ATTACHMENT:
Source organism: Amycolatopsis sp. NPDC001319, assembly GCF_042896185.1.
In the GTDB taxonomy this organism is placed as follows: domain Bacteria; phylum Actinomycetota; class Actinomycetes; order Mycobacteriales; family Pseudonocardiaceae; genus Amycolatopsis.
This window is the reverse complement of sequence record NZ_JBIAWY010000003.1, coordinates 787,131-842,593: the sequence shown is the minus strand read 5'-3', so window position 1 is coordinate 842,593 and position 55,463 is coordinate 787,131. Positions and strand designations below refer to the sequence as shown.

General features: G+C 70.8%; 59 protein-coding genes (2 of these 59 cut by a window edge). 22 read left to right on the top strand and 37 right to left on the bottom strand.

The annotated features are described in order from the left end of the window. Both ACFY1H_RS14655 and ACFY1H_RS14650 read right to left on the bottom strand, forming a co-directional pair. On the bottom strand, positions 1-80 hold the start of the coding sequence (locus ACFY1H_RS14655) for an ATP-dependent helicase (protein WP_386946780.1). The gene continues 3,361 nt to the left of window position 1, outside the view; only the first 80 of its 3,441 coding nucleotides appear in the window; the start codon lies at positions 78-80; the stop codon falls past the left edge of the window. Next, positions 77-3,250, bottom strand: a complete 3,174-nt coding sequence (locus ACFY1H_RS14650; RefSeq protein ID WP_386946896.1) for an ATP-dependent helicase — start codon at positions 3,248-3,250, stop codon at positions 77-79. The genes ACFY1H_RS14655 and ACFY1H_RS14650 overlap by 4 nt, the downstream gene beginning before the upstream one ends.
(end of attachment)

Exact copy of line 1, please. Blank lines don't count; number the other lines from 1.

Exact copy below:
Source organism: Amycolatopsis sp. NPDC001319, assembly GCF_042896185.1.